Transitions are Tricky! Transitioning from 2 naps to 1 nap
At around 15 months your child may no longer need 2 naps but just 1-day nap. Younger children, still need 2 naps for biological reasons. There is no one specific right time for this change as each child is very different and as they have done their whole life, will do things differently to other children when it comes to developmental milestones. Like crawling or walking, children start these at different ages, some children may transition to 1 nap at 12 months but others at 18 months. If this transition is commenced too early, it can backfire and create an unnecessarily overtired child which will likely mean a stressed parent. The amount of sleep a child gets from this 1 nap is also important. A child who transitions at 12 months will likely require more sleep during their 1 nap, than a child who transitions at 18 months. Not to mention, that there are differences in development and sleep requirements in each child which means different nap requirements both day and night, no matter their age. So the time of the nap in the day is important as well as the duration of the nap.
This is a transitional process and can be tricky like any transition, so hang on to the two naps as long as you can! During the transition, it can be difficult as children become overtired as they adjust to doing just 1 nap in the day (around the middle of the day) and the adjustment of bedtime during this stage. Through this time, your child may also benefit from having 2 naps some days and having 1 other days. This will prevent having an overtired child where ever possible and give them the chance to catch up on sleep.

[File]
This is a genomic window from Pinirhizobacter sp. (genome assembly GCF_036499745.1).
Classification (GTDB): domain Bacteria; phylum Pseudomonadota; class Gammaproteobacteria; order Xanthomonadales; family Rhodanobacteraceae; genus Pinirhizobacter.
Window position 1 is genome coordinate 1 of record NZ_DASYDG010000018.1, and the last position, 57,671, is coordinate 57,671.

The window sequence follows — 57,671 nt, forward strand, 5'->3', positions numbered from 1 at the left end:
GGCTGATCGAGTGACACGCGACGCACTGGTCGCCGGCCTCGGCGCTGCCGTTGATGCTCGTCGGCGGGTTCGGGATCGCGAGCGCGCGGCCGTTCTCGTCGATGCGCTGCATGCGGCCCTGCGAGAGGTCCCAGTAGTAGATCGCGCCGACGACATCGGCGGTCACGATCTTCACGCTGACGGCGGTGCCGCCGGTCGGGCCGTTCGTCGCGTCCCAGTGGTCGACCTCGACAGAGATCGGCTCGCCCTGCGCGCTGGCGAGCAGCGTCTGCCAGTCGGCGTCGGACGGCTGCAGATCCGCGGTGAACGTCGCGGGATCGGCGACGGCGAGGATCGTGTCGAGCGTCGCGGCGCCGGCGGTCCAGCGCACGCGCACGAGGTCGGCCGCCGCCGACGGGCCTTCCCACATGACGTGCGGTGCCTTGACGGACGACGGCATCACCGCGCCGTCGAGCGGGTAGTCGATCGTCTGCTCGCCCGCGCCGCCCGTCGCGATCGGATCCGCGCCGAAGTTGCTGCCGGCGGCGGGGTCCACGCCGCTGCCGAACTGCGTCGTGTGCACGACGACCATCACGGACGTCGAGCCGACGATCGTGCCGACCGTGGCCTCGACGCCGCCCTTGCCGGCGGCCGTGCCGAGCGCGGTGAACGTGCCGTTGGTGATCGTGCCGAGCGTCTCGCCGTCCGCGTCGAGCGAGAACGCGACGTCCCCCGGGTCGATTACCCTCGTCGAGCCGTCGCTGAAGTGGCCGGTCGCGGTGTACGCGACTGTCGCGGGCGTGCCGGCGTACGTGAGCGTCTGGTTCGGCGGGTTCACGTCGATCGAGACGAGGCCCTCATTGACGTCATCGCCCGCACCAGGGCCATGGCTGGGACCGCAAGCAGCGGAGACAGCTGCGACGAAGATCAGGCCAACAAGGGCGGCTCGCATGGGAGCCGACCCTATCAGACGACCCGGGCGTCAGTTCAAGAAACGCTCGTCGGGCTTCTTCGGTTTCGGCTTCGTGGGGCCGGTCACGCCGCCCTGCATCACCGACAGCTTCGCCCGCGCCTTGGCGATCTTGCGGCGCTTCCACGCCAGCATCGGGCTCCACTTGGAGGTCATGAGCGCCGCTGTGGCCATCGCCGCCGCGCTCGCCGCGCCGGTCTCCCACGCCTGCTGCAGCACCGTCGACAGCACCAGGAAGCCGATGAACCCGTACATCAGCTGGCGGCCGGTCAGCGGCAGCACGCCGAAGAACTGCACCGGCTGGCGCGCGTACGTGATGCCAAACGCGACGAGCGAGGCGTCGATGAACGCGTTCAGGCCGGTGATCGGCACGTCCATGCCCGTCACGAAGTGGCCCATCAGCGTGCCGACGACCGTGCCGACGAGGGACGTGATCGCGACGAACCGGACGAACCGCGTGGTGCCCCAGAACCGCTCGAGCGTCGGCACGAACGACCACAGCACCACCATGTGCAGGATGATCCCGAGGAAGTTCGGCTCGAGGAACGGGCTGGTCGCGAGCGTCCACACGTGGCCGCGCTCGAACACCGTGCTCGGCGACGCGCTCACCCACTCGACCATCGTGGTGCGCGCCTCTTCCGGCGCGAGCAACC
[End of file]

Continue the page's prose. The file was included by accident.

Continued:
Nap transition from 2 to 1 nap can be indicated by the following:
· Waking up earlier which is not their normal pattern
· Resisting the second nap of the day
· Child’s naps have shortened
· Child is aged 15-18 months old
Helpful transition hints
· Your child may require an earlier bedtime than previously as they adjust to this one nap and because the time of the nap being later than previously
· As much as possible, stay home during this transitional time as often children sleep shorter amounts on the run, so it is better if they can have a significant nap during the day at home to create consistency for the new nap schedule
· Avoid making this transition around the times of developmental leaps or if you are aware of certain sleep regressions
· Work with a sleep consultant to have a solid routine and some foundations in place before transitioning. This will make the transition smoother
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